February 16, 2017
by Manlio Dinucci
Eagerly awaited in Brussels, the Trump Administration’s new Secretary of Defense has emphasised that henceforth, Washington intends to rely on the Alliance and will desist from collecting from its members their signatures at the bottom of its declarations of war. At the same time, an increase in military expenditure should follow, embedded in which are the risks of war and a rebalancing of the political forces in the Alliance. However, the Pentagon is still looking out to maintain its pre-eminence over its Allies.
At the meeting of the North Atlantic Council that kicked off yesterday in Brussels, Minister Pinotti and the other European Defense Ministers exhaled a long sigh of relief: Nato is not, as President Trump had said, “obsolete”. In his first official declaration at Brussels, the new US Defence Secretary, Jim Mattis, pledged that Nato is still “the fundamental base of the United States”.
It is the “most successful military alliance in history”, he told journalists while flying to Brussels. The US commitment to the Alliance is evidenced by the fact that the only Nato command headquartered in the United States is the Supreme Allied Commander for Transformation (Sact), a role that Mattis himself has already taken on. Sact, responsible for the Military Committee (the highest military authority in Nato), “promotes and controls the perpetual transformation of the Alliance’s forces and capabilities”. Over the last 20 years, Mattis emphasized, Nato has been transformed (indeed, it has swallowed up every single country of the former Warsaw Pact, three from the former USSR and three from the former Yugoslavia). Yet “it must continue to keep reinventing itself to accommodate the events of 2014, the year of change, when it became clear that our hopes of some sort of partnership with Russia would yield no fruit”. To do this, we need “to be sure that our transatlantic link remains robust”. To prove the point, the Nato Secretary General, Stoltenberg made a joint declaration with Secretary Mattis yesterday, confirming that “US troops and equipment are arriving in Poland and the Baltic states, a clear indication that the United States is determined to stand side by side Europe in these troubled times”.
And so, under US command (which is responsible for appointing the Supreme Allied Command in Europe), Nato continues to inject further power to the forces lined up on the Eastern border, with anti-Russian intentions in mind. And this is so despite President Trump’s declared intentions to strike some sort of deal with Moscow. At the same time, Nato empowers the southern border by [deploying] new military apparatus there. “Today we will decide to establish a new Hub for the South at our Joint Forces Command at Naples” announced Stoltenberg, emphasizing that “this will allow us to evaluate and confront the threats emanating from this region to complement the work carried out by our new Division of Intelligence established here at the Nato headquarters.”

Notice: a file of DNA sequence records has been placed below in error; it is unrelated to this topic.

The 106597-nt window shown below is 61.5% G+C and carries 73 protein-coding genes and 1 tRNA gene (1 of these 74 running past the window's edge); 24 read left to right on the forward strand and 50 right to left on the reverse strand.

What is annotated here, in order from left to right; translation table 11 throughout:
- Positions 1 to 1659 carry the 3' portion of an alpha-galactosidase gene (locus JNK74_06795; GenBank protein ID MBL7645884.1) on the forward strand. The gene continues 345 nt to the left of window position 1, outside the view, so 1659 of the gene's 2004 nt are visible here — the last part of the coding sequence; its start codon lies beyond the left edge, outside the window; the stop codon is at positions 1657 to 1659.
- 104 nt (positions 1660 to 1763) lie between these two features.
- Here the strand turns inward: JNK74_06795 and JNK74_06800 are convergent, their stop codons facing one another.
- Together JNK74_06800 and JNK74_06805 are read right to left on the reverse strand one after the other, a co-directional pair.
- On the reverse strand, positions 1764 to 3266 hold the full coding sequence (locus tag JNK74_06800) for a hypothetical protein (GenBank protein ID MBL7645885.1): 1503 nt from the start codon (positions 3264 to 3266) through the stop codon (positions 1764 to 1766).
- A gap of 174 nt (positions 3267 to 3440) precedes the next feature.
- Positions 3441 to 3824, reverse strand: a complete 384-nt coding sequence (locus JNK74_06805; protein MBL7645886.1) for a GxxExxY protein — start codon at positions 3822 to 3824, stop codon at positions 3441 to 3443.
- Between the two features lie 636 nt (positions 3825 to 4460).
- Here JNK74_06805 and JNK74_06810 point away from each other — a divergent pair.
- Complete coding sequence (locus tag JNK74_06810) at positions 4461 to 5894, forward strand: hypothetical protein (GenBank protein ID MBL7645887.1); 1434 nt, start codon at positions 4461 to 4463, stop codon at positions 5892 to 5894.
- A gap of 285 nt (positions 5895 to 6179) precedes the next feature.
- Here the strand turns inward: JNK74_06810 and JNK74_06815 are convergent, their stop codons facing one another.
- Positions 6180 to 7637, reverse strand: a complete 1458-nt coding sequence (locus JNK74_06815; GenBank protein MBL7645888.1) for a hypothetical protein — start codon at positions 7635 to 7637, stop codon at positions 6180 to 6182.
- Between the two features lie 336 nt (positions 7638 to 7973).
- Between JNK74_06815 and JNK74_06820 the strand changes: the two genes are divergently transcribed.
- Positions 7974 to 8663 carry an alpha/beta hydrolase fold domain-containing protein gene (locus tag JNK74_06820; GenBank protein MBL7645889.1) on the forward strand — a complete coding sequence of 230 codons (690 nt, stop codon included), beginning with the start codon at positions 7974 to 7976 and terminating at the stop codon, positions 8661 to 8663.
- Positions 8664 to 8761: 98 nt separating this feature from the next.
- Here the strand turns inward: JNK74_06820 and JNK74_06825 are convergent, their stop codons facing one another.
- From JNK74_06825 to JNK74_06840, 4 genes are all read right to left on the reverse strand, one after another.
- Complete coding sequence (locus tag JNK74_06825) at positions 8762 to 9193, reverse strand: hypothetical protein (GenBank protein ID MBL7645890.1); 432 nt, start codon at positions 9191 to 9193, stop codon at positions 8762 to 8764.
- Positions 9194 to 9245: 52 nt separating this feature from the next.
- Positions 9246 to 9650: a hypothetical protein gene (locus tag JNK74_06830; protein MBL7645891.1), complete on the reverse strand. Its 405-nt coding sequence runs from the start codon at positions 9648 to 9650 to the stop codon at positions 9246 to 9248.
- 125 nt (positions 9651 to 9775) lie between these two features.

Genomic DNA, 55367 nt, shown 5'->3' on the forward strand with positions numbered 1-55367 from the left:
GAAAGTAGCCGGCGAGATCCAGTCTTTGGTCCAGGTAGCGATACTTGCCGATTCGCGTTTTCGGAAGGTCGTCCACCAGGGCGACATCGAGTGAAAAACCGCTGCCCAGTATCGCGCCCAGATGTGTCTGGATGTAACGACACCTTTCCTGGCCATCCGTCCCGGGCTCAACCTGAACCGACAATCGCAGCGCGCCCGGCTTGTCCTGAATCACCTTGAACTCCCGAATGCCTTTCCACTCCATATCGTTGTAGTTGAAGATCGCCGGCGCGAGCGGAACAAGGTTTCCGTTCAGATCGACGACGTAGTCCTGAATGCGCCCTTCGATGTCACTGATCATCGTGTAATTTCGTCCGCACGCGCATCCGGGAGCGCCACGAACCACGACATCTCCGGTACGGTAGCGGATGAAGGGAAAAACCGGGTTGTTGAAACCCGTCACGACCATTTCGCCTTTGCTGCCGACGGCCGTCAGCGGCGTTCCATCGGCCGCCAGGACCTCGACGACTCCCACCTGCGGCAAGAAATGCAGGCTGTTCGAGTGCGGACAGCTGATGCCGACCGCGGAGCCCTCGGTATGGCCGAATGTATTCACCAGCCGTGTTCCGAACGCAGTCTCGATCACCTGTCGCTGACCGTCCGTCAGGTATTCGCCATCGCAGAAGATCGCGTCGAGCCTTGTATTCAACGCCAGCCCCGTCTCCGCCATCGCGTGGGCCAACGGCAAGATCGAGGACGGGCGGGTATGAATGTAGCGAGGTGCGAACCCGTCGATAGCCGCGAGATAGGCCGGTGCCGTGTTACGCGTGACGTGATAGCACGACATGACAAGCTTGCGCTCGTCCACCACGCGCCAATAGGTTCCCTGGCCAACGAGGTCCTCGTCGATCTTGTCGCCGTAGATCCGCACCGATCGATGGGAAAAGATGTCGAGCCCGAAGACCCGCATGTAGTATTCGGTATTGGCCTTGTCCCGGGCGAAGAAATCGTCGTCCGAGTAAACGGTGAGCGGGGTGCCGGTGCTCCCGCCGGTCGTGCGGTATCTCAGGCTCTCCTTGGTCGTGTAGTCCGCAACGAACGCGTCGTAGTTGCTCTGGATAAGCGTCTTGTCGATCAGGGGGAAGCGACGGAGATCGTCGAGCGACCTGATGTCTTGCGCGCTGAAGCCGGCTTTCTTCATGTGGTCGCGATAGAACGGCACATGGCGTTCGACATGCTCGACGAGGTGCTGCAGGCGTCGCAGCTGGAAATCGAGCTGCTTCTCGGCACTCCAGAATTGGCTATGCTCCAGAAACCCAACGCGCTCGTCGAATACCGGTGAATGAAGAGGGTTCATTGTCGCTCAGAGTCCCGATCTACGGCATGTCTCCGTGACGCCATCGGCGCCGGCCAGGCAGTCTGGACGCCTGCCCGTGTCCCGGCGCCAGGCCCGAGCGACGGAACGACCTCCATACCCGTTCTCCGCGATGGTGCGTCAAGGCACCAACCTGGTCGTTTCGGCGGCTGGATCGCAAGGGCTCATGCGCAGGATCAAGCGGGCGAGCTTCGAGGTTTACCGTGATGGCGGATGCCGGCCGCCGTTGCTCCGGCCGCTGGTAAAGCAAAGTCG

Much to the satisfaction of Minister Pinotti, Italy’s profile is raised. And it is in Italy where Stoltenberg, opening the North Atlantic Council, defined “projecting stability that reaches beyond our borders”. The new “Hub for the South”, which will be built at Naples will comprise the operational base for launching land, air and naval forces in a “region” whose borders are not clearly drawn up, including North Africa and the Middle East but also reaching areas beyond these. The Nato “Response Force”, is available for such operations and noteworthy is the increase to the “Very High Readiness Spearhead Force” to 40,000 men. This can be launched in 48 hours “anywhere, at any time”. The new “Hub for the South”, built at the Command for Joint Allied Forces headquartered at Lake Patria (Naples), will be headed by the US Admiral Michelle Howard who has nerves of steel and who, in addition to heading the Nato Command, is the commander of the US Naval forces for Europe and the US Naval forces for Africa. Therefore the new “Hub for the South “ will fall within the Pentagon’s chain of command. All this has its price. Mattis has confirmed the non-negotiable “invitation” that “defense” expenditure should be spread among all the European allies and each one should contribute, at the very least, 2% of the GDP. Only five Nato countries have reached or surpassed this level: the United States (3.6%), Greece, Great Britain, Estonia and Poland. Italy lags behind with “barely” 1.1% of the GDP, but it is making progress: according to official Nato statistics, in 2015-2016, the amount Italy spent on “defence” leapt from 17,642 to 19,980 million euro. This translates to about 55 million euro per day. Of course, actual military expenditure is far higher, given that the “defence” balance sheet does not include military missions abroad, funded with a specific fund at the Ministry of Economy and Finance, nor the cost of important weaponry, also funded by the Stability Law. Stoltenberg, delighted, announces that at long last, Nato “had turned the page”, increasing military expenditure in 2015-2016 by 3.8% in real terms, that is, around 10 billion dollars. Minister Pinotti is confident that Italy will reach the 2% minimum target (that is, that Italy will spend 100 million euro every day on “defence”). While unemployment will increase, we will have the satisfaction of having a new “Hub for the South” at Naples.